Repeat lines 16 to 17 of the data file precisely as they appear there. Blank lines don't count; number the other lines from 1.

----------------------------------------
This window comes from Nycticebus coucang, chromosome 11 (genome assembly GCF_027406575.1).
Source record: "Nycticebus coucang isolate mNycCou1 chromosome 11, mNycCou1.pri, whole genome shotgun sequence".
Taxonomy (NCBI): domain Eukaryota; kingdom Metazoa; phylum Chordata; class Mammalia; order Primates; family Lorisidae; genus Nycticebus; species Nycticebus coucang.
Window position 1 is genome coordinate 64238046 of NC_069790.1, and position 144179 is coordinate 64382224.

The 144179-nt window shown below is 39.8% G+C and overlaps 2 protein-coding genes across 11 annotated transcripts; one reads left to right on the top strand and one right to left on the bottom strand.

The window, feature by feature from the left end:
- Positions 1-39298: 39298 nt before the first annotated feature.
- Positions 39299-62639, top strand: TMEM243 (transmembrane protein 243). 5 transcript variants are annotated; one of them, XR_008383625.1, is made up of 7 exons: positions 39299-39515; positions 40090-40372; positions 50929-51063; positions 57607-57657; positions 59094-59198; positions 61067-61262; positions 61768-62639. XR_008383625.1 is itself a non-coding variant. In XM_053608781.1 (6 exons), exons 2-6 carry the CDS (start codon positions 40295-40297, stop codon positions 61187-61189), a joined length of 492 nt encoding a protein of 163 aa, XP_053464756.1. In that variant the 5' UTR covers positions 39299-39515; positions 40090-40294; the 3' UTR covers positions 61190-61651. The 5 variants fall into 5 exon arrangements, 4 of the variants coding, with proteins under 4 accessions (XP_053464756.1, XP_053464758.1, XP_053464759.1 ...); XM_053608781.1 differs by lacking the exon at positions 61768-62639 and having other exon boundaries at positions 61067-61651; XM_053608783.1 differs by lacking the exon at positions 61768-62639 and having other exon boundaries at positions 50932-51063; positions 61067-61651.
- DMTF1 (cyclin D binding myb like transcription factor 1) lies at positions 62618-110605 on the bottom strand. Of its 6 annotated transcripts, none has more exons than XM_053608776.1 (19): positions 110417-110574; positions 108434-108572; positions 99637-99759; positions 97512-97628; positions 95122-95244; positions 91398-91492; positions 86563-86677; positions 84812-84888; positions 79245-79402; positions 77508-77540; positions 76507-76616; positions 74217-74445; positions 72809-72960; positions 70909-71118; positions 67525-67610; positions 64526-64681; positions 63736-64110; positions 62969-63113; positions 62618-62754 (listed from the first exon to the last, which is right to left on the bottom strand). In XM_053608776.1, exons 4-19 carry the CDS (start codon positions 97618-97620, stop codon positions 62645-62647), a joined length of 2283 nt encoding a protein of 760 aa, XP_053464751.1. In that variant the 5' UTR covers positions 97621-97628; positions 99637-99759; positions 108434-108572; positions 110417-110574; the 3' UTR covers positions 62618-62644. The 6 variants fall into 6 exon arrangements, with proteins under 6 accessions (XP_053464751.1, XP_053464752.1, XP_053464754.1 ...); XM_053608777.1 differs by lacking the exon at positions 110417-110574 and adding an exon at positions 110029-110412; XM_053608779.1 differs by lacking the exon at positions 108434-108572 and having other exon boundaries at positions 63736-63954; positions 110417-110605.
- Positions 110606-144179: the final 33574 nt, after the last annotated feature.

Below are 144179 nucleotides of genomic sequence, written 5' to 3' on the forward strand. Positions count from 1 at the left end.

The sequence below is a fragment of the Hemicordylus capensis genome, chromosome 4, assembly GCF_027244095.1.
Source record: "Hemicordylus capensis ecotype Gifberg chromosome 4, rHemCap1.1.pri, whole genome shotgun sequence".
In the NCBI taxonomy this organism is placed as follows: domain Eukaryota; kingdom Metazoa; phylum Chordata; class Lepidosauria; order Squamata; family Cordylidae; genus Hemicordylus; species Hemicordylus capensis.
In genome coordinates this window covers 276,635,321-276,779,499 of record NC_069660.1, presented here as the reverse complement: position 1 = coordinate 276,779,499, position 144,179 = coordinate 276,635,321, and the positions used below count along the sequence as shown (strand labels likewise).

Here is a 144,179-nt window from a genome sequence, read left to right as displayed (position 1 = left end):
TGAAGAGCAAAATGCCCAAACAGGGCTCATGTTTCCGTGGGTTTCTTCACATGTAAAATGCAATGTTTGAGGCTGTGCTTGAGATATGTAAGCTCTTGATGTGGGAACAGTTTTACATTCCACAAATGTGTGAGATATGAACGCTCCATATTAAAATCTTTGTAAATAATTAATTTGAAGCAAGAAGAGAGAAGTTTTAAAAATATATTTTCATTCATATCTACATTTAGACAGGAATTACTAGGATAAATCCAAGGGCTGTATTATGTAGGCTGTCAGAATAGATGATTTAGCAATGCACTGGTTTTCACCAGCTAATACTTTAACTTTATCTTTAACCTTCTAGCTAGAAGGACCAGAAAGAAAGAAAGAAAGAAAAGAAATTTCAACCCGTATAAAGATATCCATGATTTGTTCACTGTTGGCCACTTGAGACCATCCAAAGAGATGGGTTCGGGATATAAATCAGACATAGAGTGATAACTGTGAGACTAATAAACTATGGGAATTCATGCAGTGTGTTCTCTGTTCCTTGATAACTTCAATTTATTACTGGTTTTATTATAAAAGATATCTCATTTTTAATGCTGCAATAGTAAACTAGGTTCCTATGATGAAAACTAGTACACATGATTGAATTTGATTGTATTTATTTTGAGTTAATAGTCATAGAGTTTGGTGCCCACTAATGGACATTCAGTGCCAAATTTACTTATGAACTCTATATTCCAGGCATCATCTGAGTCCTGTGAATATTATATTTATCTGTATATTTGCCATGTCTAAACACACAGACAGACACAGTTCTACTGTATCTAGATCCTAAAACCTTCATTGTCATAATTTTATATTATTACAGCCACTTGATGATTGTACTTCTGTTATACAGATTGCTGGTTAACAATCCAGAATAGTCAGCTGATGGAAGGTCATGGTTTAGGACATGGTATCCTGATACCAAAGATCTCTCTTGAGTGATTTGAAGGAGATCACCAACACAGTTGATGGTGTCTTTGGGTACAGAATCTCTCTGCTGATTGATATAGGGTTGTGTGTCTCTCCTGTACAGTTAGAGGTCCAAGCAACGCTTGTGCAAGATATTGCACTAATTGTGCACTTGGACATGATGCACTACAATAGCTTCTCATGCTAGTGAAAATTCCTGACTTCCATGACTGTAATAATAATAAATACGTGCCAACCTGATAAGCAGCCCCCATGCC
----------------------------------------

Here is a 144,179-nt window from a genome sequence, read left to right as displayed (position 1 = left end):
TGAAGAGCAAAATGCCCAAACAGGGCTCATGTTTCCGTGGGTTTCTTCACATGTAAAATGCAATGTTTGAGGCTGTGCTTGAGATATGTAAGCTCTTGATGTGGGAACAGTTTTACATTCCACAAATGTGTGAGATATGAACGCTCCATATTAAAATCTTTGTAAATAATTAATTTGAAGCAAGAAGAGAGAAGTTTTAAAAATATATTTTCATTCATATCTACATTTAGACAGGAATTACTAGGATAAATCCAAGGGCTGTATTATGTAGGCTGTCAGAATAGATGATTTAGCAATGCACTGGTTTTCACCAGCTAATACTTTAACTTTATCTTTAACCTTCTAGCTAGAAGGACCAGAAAGAAAGAAAGAAAGAAAAGAAATTTCAACCCGTATAAAGATATCCATGATTTGTTCACTGTTGGCCACTTGAGACCATCCAAAGAGATGGGTTCGGGATATAAATCAGACATAGAGTGATAACTGTGAGACTAATAAACTATGGGAATTCATGCAGTGTGTTCTCTGTTCCTTGATAACTTCAATTTATTACTGGTTTTATTATAAAAGATATCTCATTTTTAATGCTGCAATAGTAAACTAGGTTCCTATGATGAAAACTAGTACACATGATTGAATTTGATTGTATTTATTTTGAGTTAATAGTCATAGAGTTTGGTGCCCACTAATGGACATTCAGTGCCAAATTTACTTATGAACTCTATATTCCAGGCATCATCTGAGTCCTGTGAATATTATATTTATCTGTATATTTGCCATGTCTAAACACACAGACAGACACAGTTCTACTGTATCTAGATCCTAAAACCTTCATTGTCATAATTTTATATTATTACAGCCACTTGATGATTGTACTTCTGTTATACAGATTGCTGGTTAACAATCCAGAATAGTCAGCTGATGGAAGGTCATGGTTTAGGACATGGTATCCTGATACCAAAGATCTCTCTTGAGTGATTTGAAGGAGATCACCAACACAGTTGATGGTGTCTTTGGGTACAGAATCTCTCTGCTGATTGATATAGGGTTGTGTGTCTCTCCTGTACAGTTAGAGGTCCAAGCAACGCTTGTGCAAGATATTGCACTAATTGTGCACTTGGACATGATGCACTACAATAGCTTCTCATGCTAGTGAAAATTCCTGACTTCCATGACTGTAATAATAATAAATACGTGCCAACCTGATAAGCAGCCCCCATGCC